$1,676,980 raised

Together on World Refugee day we raised $1,676,980 to support people seeking asylum

To all our 15,207 supporters:


Stand for welcome.Stand for change.Stand with refugees.

Stand for welcome.
Stand for change.
Stand with refugees.

The ASRC recognised 20 years of being a Home of Hope for people seeking asylum this June.

The ASRC Telethon on World Refugee Day (Sunday, 20 June) is a chance to recognise and celebrate the strength and resilience of refugees and people seeking asylum and the incredible contribution they make to our community.

From across Australia, people come together in solidarity to raise funds for the ASRC that will champion a more compassionate Australia, while supporting and empowering refugees and people seeking asylum as they rebuild their lives here.

It is also a day to amplify the voices of those who have sought asylum and inspire people to be a force for change to help create a fairer and more welcoming Australia for refugees.

Meet Prudence, Kamal and Rahila

Prudence Melom spent her early years in a refugee camp in Africa before resettling with her family in Toowoomba, one of the most conservative places in Australia, where she learnt first-hand the power of sharing stories to challenge misconceptions. Prudence is an anti-racism campaigner and created the E-RACED charity to help erase racism, one story at a time. By training young migrants and refugees to share their stories in high schools across Australia, students’ positive direct contact with people with lived experience of seeking asylum is challenging preconceptions about migrants and refugees.

Kamal is an ex-professional soccer player and young Socceroo, who started his career with Port Melbourne Sharks Soccer Club. It’s a lesser-known fact that as a child he escaped civil war. Fleeing in the conflict in Ethiopia, Kamal came to Australia as a refugee and founded the One Ball charity. One Ball is a community program for children and young people from CALD backgrounds to play soccer and maintain good mental health as they adjust not only to the changes of adolescence but a new life in Australia. His story shows how community sport can be a pathway for migrant and refugee youth to resettle and excel.

In Pakistan, equal rights were not valued and some people considered girl children a sign of shame. In 2013 she nearly lost her life in an explosion that killed more than a hundred people, including her friends. A year later her family were granted humanitarian visas to come to Australia. As she adjusted to her new life in Toowoomba she described her feelings as bittersweet. On one hand, the new freedoms and experiences were wonderful, but she had to endure comments such as ‘Go back to where you came from’ or being called ‘terrorist’. Taking the high road Rahila began to publicly share her experience at every opportunity in order to break down negative stereotypes. Now she is studying law and working towards becoming a politician to ensure that everyone, regardless of where they come from, feels welcome in this country.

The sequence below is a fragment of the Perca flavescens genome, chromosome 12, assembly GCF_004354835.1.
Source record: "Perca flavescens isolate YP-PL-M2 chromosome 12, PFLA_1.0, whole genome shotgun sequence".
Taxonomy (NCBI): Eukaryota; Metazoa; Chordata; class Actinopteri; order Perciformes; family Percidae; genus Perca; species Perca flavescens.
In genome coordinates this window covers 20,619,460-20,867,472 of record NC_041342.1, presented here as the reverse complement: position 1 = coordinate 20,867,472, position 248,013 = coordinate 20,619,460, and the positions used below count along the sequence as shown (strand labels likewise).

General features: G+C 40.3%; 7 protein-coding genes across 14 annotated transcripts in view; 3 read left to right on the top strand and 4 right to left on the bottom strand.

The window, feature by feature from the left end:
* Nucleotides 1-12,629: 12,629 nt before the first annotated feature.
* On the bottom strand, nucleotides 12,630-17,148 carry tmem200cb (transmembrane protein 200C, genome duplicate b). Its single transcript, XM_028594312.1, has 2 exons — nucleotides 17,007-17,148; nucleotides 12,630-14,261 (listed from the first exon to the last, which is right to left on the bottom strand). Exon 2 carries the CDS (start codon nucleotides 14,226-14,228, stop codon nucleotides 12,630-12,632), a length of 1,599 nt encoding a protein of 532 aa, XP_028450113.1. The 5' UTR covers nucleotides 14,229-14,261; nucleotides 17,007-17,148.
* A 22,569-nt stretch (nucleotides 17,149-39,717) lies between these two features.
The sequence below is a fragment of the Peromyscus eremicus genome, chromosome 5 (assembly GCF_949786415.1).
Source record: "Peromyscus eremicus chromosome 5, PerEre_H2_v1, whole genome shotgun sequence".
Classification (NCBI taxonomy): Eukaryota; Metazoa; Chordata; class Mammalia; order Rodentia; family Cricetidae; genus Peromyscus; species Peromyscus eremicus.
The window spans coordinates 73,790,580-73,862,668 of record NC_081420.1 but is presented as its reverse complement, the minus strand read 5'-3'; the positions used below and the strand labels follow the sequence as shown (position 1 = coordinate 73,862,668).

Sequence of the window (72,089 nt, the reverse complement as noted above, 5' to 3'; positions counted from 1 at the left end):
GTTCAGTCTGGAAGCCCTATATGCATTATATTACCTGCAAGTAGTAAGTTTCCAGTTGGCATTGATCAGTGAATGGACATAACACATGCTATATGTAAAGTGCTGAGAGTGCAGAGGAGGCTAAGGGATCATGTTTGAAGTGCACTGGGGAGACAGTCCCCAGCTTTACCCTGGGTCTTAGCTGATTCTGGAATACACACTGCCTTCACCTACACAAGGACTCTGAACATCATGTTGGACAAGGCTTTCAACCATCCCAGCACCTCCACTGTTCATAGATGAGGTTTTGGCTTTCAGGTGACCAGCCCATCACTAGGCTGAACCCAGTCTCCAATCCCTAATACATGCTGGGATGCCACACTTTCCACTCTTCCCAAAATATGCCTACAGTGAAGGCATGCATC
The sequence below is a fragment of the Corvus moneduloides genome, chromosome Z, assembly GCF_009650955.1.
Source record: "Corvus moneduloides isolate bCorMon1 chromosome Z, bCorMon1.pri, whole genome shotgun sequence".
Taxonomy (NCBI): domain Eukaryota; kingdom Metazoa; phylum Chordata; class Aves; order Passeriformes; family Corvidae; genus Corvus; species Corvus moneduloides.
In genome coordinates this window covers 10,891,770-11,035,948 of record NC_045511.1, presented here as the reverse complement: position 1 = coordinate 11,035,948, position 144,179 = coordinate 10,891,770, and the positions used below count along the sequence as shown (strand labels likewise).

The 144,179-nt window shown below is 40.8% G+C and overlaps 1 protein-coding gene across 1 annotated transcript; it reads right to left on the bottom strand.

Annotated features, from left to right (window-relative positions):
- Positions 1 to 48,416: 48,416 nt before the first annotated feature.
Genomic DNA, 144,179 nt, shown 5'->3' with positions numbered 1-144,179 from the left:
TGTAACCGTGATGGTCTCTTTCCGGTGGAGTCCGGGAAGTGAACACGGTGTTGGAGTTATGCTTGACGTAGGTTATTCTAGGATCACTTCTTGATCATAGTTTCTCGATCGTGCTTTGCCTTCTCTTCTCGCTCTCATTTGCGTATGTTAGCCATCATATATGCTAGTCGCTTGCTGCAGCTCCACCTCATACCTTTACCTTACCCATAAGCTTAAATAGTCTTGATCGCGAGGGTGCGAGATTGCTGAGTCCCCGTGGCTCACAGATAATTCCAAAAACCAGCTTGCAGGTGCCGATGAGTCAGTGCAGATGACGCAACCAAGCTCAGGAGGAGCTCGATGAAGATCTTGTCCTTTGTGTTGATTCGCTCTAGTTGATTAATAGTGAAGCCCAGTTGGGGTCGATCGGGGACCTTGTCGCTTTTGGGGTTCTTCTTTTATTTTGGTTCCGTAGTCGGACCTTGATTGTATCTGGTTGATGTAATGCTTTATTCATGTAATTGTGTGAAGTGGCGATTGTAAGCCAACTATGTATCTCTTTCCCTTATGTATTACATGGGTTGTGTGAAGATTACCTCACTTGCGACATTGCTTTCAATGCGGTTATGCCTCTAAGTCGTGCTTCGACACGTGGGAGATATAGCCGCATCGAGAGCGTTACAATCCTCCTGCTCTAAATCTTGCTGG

Our vision is that people seeking asylum in Australia are treated fairly, feel welcome and have equal opportunities to realise their dreams.

We celebrate and value the strength of the diversity refugees and people seeking asylum bring to Australia and believe people should be provided with appropriate support and opportunities to participate here as they rebuild their lives.

This year our community of +15,000 donors, artists, musicians and activists stood united to raise $1.67 million to help us create a more welcoming, fair and compassionate place for people seeking safety here.

Moments from the day

ASRC Telethon 2021

Visit our Facebook page to catch all the moments from the day

COVIDSafe event

The ASRC Telethon was hosted at the Asylum Seeker Resource Centre in Footscray (Melbourne) and broadcasted live over our social media channels.

Our Telethon is an all-day event held annually at the Asylum Seeker Resource Centre in Footscray (Melbourne) and broadcast over our social media channels.
The ASRC has been recognised as an essential service by the Victorian State Government and as such the ASRC Telethon on World Refugee Day went ahead as a physical event while adhering to strict COVIDSafe protocols.
The safety and wellbeing of our staff, volunteers and visitors who took part in the physical Telethon event was of utmost importance to us. As such, we implemented strict physical distancing guidelines and cleaning protocols to protect everyone who attended the centre on the day of the Telethon.
Measures were implemented including capped limits of people, increased cleaning of high-touch surfaces including headsets, work stations, amenities and strict enforcement of the 1.5 metre rules during all filming of live content (including interviews and performances).
For questions or more information regarding the operations on the day please email